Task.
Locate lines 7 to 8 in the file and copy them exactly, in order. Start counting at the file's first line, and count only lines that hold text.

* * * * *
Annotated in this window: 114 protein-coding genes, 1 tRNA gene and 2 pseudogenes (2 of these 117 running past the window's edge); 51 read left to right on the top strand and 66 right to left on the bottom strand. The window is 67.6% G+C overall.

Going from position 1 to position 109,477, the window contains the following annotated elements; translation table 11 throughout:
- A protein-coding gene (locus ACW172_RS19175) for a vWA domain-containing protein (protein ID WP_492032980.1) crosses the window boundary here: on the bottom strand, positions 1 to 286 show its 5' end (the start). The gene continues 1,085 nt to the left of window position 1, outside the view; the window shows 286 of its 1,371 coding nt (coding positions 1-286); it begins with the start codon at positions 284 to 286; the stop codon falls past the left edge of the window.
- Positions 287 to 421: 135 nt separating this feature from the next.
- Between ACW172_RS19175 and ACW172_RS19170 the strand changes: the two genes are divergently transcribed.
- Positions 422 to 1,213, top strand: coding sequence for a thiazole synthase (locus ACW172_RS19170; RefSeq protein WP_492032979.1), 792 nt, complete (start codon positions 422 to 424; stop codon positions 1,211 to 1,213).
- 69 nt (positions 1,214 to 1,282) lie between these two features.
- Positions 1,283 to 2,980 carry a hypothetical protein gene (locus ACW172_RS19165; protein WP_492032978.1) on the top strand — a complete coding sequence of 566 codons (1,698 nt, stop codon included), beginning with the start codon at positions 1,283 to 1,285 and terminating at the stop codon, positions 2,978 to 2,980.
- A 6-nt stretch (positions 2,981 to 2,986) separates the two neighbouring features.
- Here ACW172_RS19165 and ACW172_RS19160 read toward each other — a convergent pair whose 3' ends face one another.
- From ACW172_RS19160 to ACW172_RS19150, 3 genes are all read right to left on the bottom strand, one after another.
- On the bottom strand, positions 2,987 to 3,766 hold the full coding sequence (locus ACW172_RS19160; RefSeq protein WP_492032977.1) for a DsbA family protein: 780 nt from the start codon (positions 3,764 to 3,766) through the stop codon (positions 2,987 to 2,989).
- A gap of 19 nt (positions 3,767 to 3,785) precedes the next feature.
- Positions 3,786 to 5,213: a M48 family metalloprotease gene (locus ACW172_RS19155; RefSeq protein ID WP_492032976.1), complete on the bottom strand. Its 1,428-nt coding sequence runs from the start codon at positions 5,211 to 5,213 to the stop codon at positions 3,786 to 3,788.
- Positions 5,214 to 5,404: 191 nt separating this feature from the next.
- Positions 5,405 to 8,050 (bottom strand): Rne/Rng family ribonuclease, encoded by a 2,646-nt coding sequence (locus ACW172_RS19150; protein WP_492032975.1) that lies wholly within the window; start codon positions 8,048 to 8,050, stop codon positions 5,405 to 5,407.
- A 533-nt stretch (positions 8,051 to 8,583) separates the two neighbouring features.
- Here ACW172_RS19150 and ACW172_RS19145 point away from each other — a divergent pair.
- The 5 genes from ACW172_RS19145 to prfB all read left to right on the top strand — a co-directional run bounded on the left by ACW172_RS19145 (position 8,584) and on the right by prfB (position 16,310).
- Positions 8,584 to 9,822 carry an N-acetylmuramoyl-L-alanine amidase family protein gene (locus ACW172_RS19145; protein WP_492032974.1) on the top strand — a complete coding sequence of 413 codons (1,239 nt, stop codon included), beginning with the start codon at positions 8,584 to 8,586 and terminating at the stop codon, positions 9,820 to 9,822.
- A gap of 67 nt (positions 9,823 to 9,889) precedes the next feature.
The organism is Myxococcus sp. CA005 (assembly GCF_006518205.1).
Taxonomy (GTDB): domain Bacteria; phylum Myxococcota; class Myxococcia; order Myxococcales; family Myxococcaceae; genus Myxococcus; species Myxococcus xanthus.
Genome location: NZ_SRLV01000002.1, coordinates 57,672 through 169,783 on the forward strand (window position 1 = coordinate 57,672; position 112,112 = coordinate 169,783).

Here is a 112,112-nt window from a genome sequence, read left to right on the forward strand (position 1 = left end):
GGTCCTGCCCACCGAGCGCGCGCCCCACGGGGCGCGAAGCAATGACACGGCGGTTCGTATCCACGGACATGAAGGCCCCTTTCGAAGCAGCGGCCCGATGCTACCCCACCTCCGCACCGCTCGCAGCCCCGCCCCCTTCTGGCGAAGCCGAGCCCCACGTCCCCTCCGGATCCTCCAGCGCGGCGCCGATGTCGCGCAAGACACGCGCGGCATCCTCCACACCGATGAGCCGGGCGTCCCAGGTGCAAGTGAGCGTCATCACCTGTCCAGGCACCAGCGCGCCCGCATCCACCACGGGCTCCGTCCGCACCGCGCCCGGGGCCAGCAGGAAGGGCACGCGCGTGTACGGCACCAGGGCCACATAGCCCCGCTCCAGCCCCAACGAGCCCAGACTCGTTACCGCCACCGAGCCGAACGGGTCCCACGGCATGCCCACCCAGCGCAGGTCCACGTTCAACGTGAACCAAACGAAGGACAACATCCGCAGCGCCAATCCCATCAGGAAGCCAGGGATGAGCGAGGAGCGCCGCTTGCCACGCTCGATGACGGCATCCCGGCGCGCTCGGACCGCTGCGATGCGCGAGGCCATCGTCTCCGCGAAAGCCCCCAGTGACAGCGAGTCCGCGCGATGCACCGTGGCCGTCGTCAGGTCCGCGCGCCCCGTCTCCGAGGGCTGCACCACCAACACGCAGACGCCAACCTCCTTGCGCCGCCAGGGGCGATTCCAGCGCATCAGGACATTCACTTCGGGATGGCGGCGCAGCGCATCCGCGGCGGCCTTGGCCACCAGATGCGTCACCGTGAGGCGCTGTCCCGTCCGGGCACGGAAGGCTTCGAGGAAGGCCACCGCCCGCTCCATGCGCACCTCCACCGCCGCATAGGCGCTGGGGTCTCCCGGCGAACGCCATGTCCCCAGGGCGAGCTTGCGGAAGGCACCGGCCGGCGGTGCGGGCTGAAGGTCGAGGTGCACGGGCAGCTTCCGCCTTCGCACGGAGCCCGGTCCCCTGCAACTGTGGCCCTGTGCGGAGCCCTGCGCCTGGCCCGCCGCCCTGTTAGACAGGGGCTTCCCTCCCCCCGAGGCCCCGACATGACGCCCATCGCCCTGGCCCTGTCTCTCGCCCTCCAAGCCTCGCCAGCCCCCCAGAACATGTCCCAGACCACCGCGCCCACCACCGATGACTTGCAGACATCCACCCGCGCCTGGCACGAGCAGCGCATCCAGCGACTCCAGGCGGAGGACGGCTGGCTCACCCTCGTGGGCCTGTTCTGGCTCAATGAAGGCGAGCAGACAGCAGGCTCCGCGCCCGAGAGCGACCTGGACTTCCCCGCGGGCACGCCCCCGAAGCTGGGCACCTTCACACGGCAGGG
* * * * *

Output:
- 69 nt (positions 1,214 to 1,282) lie between these two features.
- Positions 1,283 to 2,980 carry a hypothetical protein gene (locus ACW172_RS19165; protein WP_492032978.1) on the top strand — a complete coding sequence of 566 codons (1,698 nt, stop codon included), beginning with the start codon at positions 1,283 to 1,285 and terminating at the stop codon, positions 2,978 to 2,980.